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The rat who started it all; For 40 years, Joe Valachi has been in a Lewiston cemetery, a quiet end for the mobster who blew the lid off 'Cosa Nostra' when he testified before Congress in 1963

Joseph Valachi took few secrets to his grave.

The infamous mob rat unloaded years before his death in 1971, when a mysterious Niagara Falls mistress had his body shipped from a Texas federal prison for burial in Gate of Heaven Cemetery near the Lewiston-Queenston Bridge.

Valachi, a soldier for legendary New York mob boss Vito Genovese, is considered the most influential informant in organized crime history. Valachi was the first to violate omerta, the mob's sacred code of silence, when he testified before a Senate subcommittee in October 1963. He later scrawled some 300,000 words in a scandalous, exhaustive memoir.

His mission: to destroy the underworld brotherhood that betrayed him and put a $100,000 bounty on his head.

Valachi provided what then-Attorney General Robert Kennedy called the "biggest single intelligence breakthrough yet in combating organized crime and racketeering in the United States." Valachi's writings inspired "The Valachi Papers," a seminal 1968 book that helped transform the mob genre into what it is today, from "The Godfather" and "Goodfellas" to "The Sopranos."

Fledgling mafiosi passed through Ellis Island at the turn of the 20th century and forged a mythical subculture. FBI Director J. Edgar Hoover denied the Mafia existed. Valachi finally, dramatically yanked off the veil on national television.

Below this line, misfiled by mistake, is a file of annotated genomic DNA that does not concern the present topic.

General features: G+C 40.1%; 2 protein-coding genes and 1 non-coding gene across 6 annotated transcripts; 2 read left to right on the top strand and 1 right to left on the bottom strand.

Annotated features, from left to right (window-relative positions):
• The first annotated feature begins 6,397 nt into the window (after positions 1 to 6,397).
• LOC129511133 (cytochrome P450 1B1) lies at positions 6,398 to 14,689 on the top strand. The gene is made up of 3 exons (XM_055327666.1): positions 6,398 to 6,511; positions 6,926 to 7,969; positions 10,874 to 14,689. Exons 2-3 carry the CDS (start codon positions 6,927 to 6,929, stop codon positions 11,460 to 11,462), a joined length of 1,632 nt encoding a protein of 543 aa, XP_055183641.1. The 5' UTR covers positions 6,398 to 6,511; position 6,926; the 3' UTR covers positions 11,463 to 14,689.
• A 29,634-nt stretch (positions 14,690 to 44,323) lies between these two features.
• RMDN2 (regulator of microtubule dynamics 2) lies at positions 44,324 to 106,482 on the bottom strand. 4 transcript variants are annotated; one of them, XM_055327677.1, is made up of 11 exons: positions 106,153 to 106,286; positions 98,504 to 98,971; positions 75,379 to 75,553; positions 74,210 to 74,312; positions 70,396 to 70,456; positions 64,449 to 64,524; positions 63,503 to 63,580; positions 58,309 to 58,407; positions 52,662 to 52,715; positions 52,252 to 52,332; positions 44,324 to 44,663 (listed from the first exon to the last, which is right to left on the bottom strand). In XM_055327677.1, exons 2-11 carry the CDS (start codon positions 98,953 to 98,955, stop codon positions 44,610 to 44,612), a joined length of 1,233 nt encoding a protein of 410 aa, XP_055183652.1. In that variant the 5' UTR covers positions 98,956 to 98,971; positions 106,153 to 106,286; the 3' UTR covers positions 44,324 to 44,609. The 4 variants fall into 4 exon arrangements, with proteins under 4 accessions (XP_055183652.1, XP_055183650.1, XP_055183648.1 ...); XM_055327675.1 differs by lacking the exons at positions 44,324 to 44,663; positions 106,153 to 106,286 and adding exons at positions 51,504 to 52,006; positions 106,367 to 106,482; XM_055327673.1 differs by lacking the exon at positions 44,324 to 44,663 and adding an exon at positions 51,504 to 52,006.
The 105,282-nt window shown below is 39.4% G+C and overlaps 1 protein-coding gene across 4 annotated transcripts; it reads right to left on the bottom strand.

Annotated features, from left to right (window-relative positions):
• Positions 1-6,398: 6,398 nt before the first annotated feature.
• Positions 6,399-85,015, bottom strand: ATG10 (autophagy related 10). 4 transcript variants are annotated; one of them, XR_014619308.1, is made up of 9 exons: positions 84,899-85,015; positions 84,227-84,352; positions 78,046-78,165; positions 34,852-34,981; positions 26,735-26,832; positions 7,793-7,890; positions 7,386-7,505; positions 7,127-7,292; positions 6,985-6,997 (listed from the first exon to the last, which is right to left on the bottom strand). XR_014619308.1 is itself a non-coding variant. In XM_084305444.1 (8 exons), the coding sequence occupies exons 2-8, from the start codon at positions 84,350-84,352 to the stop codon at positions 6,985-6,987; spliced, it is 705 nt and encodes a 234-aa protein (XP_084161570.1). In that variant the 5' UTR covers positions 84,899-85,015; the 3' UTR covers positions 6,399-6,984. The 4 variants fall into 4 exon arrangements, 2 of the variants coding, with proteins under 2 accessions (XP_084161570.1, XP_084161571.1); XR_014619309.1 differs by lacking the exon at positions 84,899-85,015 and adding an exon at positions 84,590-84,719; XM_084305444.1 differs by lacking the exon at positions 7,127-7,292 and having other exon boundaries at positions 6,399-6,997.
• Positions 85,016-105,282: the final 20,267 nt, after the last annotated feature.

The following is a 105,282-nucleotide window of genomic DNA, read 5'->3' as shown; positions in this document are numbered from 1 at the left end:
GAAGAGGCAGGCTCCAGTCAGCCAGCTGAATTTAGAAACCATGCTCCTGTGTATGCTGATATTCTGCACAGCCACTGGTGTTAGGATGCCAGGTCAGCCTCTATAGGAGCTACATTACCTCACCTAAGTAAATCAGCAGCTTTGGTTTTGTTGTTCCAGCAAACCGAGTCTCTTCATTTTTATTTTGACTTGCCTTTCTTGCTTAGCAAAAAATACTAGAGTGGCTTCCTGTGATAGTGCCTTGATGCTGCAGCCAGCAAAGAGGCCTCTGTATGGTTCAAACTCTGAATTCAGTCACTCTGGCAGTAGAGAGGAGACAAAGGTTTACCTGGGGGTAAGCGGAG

His gravelly voice croaked out the words "Cosa Nostra" (roughly, "this thing of ours") in public for the first time. He explained the blood ritual that comes with being a made man and laid out the mob commandments. He was the first to identify the heads of each crime family and the organizational flow chart beneath each one. He dispassionately detailed how contract killings worked and how Genovese gave him the kiss of death.

"There were no more secrets after Valachi," said famous mob author Nicholas Pileggi, whose books included "Casino." "He explained what it was all about. He named names. That's the beginning of the end of organized crime as we knew it.

"Until then, it was a world filled with secrets. After Valachi, the Boy Scouts had more secrets than the mob."

Mob turncoats lined up to blab when Valachi blazed a trail and didn't get whacked. One of the most notable was Henry Hill, the subject of Pileggi's book "Wiseguy," which was turned into the hit film "Goodfellas."

Valachi did keep one secret until he died. Disowned by his wife and son, both of whom were in the federal witness protection program, Valachi's will named Marie Jackson, a divorcee from Niagara Falls, executor of his estate. Valachi left everything he had to Jackson, even going so far as to list her mother as the secondary beneficiary.

The development bewildered Western New Yorkers and Mafia experts across the country when Niagara County Surrogate Court records revealed her name in 1971.

Who was Marie Jackson? What did she know? How did a mobster from East Harlem strike up a relationship with a woman in Niagara Falls?

Jackson purchased side-by-side burial plots for herself and Valachi. She at first declined to mark Valachi's grave, nestled against a chapel walkway, out of fear it would be desecrated. She joined him in 1999.

Valachi didn't leave Jackson much. He had been in prison for trafficking heroin for about a decade before his death. In her later years, Jackson made ends meet by managing adult book shops around Niagara Falls. She was arrested at least three times on pornography charges.